Devious Design: Digital Infrastructure Challenges for Experimental Ethnography

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Concepts:Web Science

Abstract:

Diverse disciplinary communities approach design with diverse design logics design directives informed by critical theoretical commitments that are to be translated into material form. Recounting the design of a digital humanities platform, this paper shows how design logics of existing digital infrastructure can at times be out of sync with those of a design community seeking to leverage it. I argue that, in such situations, a designer should do more than simply “make do” with available infrastructure; the designer should instead design deviously – leveraging infrastructure in ways that undercut its logics. This suggests that reflective design involves reflecting, not only on design practice, but also on the logics of the infrastructure available to designers.

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Web Science Research Center (WSRC)
Principal Investigator: Deborah L. McGuinness
Co Investigator: John S. Erickson
Description: Web Science is the study of the World Wide Web and its impact on both society and technology, positioning the Web as an object of scientific study unto itself. Web Science recognizes the Web as a transformational, disruptive technology; its practitioners study the Web, its components, facets and characteristics. Ultimately, Web Science is about understanding the Web and anticipating how it might evolve in the future.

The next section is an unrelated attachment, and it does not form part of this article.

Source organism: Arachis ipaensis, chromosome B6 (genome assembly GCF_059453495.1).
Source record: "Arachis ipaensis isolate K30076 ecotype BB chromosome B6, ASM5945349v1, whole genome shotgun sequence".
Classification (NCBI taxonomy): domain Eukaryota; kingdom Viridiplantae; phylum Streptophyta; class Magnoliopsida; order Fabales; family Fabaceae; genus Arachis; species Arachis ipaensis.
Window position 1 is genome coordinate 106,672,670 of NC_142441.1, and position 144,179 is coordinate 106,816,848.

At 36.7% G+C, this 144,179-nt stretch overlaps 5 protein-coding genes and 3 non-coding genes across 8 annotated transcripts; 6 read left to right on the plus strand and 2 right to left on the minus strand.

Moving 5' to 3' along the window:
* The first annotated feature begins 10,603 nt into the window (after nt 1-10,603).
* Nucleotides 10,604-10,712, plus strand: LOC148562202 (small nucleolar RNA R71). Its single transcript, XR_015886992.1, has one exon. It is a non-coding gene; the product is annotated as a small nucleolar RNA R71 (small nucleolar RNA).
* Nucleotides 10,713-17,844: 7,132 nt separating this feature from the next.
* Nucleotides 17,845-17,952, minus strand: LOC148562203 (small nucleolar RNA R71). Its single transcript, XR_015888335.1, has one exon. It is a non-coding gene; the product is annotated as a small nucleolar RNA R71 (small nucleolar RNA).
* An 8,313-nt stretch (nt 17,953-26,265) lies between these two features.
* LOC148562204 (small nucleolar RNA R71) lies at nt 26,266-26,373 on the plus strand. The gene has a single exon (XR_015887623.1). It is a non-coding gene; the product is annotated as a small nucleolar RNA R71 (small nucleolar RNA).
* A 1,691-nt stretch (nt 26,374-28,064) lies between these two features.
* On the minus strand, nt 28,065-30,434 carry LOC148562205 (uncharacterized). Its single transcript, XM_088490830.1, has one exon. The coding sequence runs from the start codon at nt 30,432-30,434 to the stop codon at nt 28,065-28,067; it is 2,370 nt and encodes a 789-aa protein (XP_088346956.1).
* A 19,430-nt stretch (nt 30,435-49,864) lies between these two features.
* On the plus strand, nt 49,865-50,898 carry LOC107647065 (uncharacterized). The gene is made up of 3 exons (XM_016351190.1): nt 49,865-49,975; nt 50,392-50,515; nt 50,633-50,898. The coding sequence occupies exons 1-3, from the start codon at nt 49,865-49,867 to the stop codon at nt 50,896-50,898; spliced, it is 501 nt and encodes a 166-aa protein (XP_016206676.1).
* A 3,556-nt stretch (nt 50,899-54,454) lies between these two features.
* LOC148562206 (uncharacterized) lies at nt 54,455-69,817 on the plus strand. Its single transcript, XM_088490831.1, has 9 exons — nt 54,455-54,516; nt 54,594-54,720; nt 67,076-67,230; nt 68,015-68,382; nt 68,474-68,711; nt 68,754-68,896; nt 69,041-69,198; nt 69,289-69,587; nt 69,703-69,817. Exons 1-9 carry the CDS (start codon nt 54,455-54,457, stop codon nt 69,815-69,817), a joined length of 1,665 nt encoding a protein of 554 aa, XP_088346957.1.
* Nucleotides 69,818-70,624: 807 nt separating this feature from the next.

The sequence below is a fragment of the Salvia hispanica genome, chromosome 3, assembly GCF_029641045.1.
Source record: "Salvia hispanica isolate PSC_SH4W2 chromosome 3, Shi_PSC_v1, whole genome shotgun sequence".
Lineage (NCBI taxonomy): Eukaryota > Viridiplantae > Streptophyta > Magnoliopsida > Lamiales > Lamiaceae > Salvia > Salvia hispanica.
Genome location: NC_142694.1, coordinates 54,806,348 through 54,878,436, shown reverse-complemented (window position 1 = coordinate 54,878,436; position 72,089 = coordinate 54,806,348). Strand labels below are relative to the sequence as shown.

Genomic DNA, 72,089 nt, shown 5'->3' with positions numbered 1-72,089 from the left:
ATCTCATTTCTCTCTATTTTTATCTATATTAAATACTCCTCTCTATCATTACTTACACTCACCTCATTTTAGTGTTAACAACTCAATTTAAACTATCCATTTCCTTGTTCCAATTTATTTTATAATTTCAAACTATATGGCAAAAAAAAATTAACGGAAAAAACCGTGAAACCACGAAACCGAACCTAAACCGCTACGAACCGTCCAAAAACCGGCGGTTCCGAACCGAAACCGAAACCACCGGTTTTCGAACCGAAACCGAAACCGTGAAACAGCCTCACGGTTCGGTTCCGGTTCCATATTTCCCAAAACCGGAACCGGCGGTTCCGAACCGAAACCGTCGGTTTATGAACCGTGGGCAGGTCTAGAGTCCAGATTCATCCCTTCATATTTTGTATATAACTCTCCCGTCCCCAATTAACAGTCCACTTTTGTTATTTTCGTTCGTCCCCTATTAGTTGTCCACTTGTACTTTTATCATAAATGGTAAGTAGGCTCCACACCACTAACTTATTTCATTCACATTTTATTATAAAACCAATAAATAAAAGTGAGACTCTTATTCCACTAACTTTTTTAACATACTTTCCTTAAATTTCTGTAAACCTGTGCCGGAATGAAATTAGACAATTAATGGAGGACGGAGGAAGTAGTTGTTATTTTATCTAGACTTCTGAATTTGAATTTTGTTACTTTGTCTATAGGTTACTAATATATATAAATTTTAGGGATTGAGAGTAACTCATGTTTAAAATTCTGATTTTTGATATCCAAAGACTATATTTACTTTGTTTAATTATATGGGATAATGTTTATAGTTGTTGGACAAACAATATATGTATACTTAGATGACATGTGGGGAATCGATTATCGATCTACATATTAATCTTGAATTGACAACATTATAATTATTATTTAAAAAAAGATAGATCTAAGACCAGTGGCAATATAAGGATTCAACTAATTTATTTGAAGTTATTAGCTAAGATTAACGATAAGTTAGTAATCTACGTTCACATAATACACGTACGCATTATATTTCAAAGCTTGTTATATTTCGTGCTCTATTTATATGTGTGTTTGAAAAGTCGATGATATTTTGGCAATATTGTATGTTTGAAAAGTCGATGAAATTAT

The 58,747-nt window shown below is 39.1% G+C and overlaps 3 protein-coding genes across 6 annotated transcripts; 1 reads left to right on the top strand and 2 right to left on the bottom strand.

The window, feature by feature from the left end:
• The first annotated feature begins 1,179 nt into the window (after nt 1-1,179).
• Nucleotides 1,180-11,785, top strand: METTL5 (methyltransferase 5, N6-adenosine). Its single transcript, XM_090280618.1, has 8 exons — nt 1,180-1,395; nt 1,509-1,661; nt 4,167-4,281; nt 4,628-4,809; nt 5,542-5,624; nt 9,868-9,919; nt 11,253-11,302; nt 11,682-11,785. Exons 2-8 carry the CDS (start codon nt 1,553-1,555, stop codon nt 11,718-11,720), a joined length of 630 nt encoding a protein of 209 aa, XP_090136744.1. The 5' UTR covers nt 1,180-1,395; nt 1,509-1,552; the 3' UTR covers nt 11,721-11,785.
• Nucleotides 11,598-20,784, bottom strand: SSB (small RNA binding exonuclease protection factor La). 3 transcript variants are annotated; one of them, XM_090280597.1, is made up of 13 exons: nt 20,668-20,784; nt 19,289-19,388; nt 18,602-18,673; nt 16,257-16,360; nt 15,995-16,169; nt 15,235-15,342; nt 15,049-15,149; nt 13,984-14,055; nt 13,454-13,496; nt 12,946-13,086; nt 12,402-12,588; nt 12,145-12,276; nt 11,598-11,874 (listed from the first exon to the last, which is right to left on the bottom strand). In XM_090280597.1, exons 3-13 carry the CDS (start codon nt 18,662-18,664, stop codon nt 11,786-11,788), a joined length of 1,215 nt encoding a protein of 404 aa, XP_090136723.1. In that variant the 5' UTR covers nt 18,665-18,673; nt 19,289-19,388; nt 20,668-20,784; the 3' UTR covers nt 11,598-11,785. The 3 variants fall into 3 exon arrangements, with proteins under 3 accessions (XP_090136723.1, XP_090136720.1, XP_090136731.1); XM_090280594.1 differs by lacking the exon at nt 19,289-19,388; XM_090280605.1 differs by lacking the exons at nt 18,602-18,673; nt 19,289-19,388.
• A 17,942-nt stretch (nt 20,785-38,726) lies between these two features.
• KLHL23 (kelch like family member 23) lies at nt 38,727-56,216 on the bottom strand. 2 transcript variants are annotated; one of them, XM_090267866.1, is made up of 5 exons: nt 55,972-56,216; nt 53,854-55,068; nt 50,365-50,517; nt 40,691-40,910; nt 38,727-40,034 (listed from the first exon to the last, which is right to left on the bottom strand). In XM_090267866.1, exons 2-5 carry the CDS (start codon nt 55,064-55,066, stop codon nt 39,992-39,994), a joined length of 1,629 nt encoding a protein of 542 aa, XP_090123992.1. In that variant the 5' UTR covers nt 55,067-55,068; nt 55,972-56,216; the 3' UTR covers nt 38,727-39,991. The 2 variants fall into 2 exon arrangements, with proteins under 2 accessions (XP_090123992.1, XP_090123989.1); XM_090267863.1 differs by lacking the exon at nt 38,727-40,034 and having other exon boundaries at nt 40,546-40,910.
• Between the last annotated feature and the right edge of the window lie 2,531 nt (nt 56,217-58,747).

Related Research Areas:

Web Science
Lead Professor: Jim Hendler, Deborah L. McGuinness
Description: Web Science is the study of the World Wide Web and its impact on both society and technology, positioning the Web as an object of scientific study unto itself. Web Science recognizes the Web as a transformational, disruptive technology; its practitioners study the Web, its components, facets and characteristics. Ultimately, Web Science is about understanding the Web and anticipating how it might evolve in the future.
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